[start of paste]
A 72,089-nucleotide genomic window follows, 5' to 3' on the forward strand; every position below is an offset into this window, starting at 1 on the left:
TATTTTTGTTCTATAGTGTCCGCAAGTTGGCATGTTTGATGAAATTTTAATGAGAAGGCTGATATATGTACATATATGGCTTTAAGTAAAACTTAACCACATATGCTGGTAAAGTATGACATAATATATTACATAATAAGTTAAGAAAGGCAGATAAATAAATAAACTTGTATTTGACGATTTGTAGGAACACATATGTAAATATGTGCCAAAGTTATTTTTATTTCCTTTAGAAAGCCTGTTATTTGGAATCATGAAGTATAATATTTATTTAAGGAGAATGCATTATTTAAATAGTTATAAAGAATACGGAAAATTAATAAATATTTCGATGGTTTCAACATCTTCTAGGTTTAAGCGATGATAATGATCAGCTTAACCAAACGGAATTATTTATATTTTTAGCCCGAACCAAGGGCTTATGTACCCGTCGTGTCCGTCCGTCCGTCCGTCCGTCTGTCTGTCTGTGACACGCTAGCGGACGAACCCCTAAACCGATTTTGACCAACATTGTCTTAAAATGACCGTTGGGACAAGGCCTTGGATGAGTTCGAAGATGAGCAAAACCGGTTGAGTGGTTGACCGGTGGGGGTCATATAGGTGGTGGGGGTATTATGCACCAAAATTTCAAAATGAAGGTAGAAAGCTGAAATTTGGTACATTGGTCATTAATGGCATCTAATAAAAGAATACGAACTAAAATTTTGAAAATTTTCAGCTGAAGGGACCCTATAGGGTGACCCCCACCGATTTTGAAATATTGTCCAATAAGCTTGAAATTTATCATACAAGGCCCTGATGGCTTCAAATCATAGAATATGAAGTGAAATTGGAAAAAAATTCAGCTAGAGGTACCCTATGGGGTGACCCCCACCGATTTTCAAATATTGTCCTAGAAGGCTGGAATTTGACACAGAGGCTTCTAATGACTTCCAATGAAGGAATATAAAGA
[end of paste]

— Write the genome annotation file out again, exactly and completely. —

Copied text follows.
A 72,089-nucleotide genomic window follows, 5' to 3' on the forward strand; every position below is an offset into this window, starting at 1 on the left:
TATTTTTGTTCTATAGTGTCCGCAAGTTGGCATGTTTGATGAAATTTTAATGAGAAGGCTGATATATGTACATATATGGCTTTAAGTAAAACTTAACCACATATGCTGGTAAAGTATGACATAATATATTACATAATAAGTTAAGAAAGGCAGATAAATAAATAAACTTGTATTTGACGATTTGTAGGAACACATATGTAAATATGTGCCAAAGTTATTTTTATTTCCTTTAGAAAGCCTGTTATTTGGAATCATGAAGTATAATATTTATTTAAGGAGAATGCATTATTTAAATAGTTATAAAGAATACGGAAAATTAATAAATATTTCGATGGTTTCAACATCTTCTAGGTTTAAGCGATGATAATGATCAGCTTAACCAAACGGAATTATTTATATTTTTAGCCCGAACCAAGGGCTTATGTACCCGTCGTGTCCGTCCGTCCGTCCGTCCGTCTGTCTGTCTGTGACACGCTAGCGGACGAACCCCTAAACCGATTTTGACCAACATTGTCTTAAAATGACCGTTGGGACAAGGCCTTGGATGAGTTCGAAGATGAGCAAAACCGGTTGAGTGGTTGACCGGTGGGGGTCATATAGGTGGTGGGGGTATTATGCACCAAAATTTCAAAATGAAGGTAGAAAGCTGAAATTTGGTACATTGGTCATTAATGGCATCTAATAAAAGAATACGAACTAAAATTTTGAAAATTTTCAGCTGAAGGGACCCTATAGGGTGACCCCCACCGATTTTGAAATATTGTCCAATAAGCTTGAAATTTATCATACAAGGCCCTGATGGCTTCAAATCATAGAATATGAAGTGAAATTGGAAAAAAATTCAGCTAGAGGTACCCTATGGGGTGACCCCCACCGATTTTCAAATATTGTCCTAGAAGGCTGGAATTTGACACAGAGGCTTCTAATGACTTCCAATGAAGGAATATAAAGA